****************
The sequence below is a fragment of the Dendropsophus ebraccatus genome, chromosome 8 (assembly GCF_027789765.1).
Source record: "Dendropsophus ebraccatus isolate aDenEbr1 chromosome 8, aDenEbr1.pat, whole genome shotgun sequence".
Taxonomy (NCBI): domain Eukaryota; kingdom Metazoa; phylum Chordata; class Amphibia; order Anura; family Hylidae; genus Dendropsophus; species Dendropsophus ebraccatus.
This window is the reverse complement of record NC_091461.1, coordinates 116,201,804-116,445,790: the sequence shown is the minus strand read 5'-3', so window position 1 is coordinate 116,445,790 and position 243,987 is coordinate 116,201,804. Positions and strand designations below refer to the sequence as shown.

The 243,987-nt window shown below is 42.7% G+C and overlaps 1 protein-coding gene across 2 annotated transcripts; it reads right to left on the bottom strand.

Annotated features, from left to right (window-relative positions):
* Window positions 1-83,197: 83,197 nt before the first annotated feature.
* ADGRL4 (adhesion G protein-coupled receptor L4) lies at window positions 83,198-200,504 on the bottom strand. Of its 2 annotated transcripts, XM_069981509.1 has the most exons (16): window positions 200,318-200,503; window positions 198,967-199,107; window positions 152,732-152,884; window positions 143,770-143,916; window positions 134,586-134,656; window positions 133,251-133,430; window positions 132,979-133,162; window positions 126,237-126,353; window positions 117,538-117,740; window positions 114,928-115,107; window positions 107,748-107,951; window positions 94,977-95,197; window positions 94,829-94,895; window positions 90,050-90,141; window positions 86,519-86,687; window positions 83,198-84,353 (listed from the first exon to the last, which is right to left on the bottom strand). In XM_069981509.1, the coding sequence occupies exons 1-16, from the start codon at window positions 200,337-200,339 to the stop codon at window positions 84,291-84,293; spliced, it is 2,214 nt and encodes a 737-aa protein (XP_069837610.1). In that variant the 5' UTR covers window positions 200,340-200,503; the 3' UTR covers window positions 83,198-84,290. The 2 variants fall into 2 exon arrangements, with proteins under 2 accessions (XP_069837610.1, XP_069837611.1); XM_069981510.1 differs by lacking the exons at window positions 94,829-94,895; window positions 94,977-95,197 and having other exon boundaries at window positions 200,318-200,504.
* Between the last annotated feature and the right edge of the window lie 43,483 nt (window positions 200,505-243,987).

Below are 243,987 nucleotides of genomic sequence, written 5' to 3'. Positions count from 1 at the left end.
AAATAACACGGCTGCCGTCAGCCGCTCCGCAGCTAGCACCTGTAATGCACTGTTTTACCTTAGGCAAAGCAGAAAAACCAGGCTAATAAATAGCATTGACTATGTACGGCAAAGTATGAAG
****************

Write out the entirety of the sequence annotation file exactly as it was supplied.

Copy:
The sequence below is a fragment of the Dendropsophus ebraccatus genome, chromosome 8 (assembly GCF_027789765.1).
Source record: "Dendropsophus ebraccatus isolate aDenEbr1 chromosome 8, aDenEbr1.pat, whole genome shotgun sequence".
Taxonomy (NCBI): domain Eukaryota; kingdom Metazoa; phylum Chordata; class Amphibia; order Anura; family Hylidae; genus Dendropsophus; species Dendropsophus ebraccatus.
This window is the reverse complement of record NC_091461.1, coordinates 116,201,804-116,445,790: the sequence shown is the minus strand read 5'-3', so window position 1 is coordinate 116,445,790 and position 243,987 is coordinate 116,201,804. Positions and strand designations below refer to the sequence as shown.

The 243,987-nt window shown below is 42.7% G+C and overlaps 1 protein-coding gene across 2 annotated transcripts; it reads right to left on the bottom strand.

Annotated features, from left to right (window-relative positions):
* Window positions 1-83,197: 83,197 nt before the first annotated feature.
* ADGRL4 (adhesion G protein-coupled receptor L4) lies at window positions 83,198-200,504 on the bottom strand. Of its 2 annotated transcripts, XM_069981509.1 has the most exons (16): window positions 200,318-200,503; window positions 198,967-199,107; window positions 152,732-152,884; window positions 143,770-143,916; window positions 134,586-134,656; window positions 133,251-133,430; window positions 132,979-133,162; window positions 126,237-126,353; window positions 117,538-117,740; window positions 114,928-115,107; window positions 107,748-107,951; window positions 94,977-95,197; window positions 94,829-94,895; window positions 90,050-90,141; window positions 86,519-86,687; window positions 83,198-84,353 (listed from the first exon to the last, which is right to left on the bottom strand). In XM_069981509.1, the coding sequence occupies exons 1-16, from the start codon at window positions 200,337-200,339 to the stop codon at window positions 84,291-84,293; spliced, it is 2,214 nt and encodes a 737-aa protein (XP_069837610.1). In that variant the 5' UTR covers window positions 200,340-200,503; the 3' UTR covers window positions 83,198-84,290. The 2 variants fall into 2 exon arrangements, with proteins under 2 accessions (XP_069837610.1, XP_069837611.1); XM_069981510.1 differs by lacking the exons at window positions 94,829-94,895; window positions 94,977-95,197 and having other exon boundaries at window positions 200,318-200,504.
* Between the last annotated feature and the right edge of the window lie 43,483 nt (window positions 200,505-243,987).

Below are 243,987 nucleotides of genomic sequence, written 5' to 3'. Positions count from 1 at the left end.
AAATAACACGGCTGCCGTCAGCCGCTCCGCAGCTAGCACCTGTAATGCACTGTTTTACCTTAGGCAAAGCAGAAAAACCAGGCTAATAAATAGCATTGACTATGTACGGCAAAGTATGAAG